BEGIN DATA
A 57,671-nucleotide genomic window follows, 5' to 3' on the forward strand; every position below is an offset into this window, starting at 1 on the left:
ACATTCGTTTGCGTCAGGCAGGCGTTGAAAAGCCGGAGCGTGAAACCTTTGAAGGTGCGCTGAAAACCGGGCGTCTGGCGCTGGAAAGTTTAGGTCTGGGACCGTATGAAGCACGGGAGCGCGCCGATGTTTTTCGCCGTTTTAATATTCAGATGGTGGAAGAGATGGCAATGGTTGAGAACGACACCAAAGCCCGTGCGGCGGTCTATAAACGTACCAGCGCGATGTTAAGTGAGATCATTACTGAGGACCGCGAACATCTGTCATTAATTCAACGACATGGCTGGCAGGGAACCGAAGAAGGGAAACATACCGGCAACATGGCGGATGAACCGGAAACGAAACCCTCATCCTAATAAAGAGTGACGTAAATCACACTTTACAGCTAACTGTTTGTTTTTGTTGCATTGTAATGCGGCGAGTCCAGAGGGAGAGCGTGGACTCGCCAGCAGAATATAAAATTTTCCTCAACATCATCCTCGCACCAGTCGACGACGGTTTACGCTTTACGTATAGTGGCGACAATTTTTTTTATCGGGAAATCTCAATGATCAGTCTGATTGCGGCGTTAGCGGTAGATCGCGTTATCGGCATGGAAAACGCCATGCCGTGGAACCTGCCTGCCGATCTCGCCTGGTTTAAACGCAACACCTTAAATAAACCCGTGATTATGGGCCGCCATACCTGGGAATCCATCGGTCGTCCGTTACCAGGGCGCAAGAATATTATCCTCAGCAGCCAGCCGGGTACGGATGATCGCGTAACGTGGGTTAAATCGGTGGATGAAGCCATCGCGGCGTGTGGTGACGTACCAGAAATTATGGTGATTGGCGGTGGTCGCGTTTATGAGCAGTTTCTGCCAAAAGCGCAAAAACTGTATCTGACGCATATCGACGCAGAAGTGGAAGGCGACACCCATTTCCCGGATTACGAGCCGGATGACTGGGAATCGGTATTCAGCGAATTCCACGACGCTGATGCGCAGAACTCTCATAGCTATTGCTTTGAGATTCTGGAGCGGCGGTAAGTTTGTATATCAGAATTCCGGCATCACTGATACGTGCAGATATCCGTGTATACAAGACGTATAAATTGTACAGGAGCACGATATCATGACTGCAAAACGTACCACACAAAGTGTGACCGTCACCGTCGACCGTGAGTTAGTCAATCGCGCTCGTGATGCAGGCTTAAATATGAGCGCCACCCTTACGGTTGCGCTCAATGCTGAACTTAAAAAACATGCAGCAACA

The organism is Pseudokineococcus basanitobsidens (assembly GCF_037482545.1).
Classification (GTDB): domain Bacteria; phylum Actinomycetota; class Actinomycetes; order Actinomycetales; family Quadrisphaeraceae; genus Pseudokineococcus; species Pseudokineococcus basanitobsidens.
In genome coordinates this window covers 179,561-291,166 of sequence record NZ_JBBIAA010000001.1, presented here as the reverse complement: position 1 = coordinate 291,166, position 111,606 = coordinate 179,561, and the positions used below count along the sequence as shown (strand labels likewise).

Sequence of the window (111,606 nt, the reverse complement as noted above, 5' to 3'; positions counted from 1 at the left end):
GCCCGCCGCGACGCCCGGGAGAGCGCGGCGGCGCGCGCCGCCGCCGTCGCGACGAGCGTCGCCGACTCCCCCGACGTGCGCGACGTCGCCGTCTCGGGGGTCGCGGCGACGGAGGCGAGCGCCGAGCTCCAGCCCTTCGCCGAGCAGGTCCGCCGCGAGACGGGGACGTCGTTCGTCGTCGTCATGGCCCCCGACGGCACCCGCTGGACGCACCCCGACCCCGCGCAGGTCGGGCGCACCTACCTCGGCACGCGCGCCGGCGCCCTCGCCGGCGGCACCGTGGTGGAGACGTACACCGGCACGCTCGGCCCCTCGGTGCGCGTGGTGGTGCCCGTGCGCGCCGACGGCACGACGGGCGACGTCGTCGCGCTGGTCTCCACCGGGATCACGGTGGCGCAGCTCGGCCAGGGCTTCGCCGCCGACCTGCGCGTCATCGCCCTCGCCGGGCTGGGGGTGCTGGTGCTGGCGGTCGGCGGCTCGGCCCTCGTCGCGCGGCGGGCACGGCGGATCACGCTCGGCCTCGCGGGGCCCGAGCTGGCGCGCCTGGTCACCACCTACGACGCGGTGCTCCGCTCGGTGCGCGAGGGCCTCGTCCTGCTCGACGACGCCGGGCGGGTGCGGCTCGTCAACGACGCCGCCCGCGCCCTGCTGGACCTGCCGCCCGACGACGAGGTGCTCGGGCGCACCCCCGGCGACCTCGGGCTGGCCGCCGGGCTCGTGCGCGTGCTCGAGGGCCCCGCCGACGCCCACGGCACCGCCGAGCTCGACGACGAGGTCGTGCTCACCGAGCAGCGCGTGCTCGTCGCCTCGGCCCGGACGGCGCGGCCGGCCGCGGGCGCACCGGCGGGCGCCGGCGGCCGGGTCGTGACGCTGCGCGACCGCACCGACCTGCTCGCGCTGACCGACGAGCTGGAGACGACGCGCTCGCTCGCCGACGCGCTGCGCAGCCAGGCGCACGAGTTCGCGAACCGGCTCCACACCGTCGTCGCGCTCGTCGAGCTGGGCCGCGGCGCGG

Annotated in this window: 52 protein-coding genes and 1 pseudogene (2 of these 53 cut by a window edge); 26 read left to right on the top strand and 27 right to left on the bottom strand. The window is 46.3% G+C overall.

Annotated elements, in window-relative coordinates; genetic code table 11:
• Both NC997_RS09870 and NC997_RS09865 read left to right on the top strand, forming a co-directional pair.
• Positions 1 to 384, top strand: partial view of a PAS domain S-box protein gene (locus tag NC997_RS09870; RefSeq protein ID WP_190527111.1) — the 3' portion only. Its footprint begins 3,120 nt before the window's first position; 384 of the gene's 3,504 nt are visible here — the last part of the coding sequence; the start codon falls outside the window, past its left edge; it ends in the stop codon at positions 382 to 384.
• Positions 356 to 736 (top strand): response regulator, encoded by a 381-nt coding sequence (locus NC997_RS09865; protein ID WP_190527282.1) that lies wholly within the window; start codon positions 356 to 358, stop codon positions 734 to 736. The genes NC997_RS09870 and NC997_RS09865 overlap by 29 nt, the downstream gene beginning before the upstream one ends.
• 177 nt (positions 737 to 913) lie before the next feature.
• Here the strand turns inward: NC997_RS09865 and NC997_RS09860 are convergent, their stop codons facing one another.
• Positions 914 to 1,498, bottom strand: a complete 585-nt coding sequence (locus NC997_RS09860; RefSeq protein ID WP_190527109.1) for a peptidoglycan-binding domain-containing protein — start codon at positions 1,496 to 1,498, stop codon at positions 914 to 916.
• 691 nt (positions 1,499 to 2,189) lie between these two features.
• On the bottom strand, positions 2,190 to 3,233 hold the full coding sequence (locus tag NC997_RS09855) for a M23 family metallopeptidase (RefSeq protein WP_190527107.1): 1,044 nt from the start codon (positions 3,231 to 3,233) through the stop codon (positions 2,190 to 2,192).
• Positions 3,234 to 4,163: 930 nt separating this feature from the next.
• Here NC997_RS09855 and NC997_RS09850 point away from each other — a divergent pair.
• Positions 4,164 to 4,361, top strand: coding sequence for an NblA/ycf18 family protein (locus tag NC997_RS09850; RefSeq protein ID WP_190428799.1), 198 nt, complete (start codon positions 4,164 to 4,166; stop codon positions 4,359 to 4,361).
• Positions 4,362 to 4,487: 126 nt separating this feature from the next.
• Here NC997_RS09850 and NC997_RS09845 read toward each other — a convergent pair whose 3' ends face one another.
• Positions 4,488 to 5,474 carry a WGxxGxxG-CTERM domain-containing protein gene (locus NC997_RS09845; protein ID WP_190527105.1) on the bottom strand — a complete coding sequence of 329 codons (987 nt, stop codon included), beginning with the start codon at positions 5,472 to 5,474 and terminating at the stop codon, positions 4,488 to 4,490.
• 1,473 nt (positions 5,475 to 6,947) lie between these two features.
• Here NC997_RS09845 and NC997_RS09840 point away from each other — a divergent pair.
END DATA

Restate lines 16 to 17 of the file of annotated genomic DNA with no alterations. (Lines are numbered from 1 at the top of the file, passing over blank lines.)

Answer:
• 691 nt (positions 1,499 to 2,189) lie between these two features.
• On the bottom strand, positions 2,190 to 3,233 hold the full coding sequence (locus tag NC997_RS09855) for a M23 family metallopeptidase (RefSeq protein WP_190527107.1): 1,044 nt from the start codon (positions 3,231 to 3,233) through the stop codon (positions 2,190 to 2,192).